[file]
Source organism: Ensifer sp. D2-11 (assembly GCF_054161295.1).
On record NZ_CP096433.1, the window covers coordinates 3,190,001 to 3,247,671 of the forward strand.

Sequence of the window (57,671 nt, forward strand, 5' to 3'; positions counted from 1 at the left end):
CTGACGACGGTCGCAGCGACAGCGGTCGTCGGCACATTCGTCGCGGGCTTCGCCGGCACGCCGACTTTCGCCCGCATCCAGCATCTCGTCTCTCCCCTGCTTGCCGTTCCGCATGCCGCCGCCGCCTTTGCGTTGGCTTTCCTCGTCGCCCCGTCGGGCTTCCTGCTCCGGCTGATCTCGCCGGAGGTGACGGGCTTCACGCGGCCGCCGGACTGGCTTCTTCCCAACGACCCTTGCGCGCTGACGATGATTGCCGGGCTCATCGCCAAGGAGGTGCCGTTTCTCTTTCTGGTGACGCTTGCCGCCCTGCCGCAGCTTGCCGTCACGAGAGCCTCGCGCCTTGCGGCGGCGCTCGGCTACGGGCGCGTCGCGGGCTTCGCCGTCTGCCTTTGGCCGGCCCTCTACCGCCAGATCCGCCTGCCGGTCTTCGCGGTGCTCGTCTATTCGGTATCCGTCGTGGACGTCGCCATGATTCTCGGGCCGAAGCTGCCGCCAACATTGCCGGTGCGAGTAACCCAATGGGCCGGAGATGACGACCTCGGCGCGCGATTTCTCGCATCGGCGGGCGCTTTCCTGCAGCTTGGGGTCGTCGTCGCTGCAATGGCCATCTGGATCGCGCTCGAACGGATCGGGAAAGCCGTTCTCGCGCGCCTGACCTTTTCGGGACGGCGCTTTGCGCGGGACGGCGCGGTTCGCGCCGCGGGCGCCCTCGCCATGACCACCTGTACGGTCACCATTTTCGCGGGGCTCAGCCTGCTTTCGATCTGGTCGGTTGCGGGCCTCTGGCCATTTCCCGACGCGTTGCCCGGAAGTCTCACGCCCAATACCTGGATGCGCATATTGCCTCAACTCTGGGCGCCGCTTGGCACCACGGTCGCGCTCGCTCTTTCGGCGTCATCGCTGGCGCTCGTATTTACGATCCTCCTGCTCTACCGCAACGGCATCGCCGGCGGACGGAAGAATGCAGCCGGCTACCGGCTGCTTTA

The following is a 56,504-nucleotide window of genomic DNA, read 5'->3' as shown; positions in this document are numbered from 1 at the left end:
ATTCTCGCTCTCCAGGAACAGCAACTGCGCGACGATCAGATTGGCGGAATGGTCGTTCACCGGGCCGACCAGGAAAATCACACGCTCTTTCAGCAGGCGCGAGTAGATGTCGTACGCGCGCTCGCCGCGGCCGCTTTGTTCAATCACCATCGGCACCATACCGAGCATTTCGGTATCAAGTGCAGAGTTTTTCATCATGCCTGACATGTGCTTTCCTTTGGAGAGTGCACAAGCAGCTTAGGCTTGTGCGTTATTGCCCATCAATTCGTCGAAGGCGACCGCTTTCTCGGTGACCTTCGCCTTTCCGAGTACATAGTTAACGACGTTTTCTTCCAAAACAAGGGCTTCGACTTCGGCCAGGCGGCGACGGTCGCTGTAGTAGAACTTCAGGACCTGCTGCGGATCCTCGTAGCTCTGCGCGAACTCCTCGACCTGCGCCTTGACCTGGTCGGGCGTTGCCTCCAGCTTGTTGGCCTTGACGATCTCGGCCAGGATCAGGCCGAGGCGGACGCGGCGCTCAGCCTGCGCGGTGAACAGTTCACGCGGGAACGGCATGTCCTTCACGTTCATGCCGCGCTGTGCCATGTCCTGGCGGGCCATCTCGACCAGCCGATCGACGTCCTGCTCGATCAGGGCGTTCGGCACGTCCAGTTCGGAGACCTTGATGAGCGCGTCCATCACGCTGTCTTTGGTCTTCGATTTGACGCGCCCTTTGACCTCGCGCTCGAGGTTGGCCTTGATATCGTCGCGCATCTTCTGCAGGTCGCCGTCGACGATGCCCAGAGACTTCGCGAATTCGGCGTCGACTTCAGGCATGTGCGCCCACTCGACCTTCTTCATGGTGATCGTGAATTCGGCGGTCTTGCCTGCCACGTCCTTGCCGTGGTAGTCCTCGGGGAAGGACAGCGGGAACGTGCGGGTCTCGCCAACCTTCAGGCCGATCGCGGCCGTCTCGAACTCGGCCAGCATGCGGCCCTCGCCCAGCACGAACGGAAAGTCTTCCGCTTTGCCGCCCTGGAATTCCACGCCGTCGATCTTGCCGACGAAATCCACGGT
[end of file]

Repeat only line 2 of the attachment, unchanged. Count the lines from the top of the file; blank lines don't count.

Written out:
On record NZ_CP096433.1, the window covers coordinates 3,190,001 to 3,247,671 of the forward strand.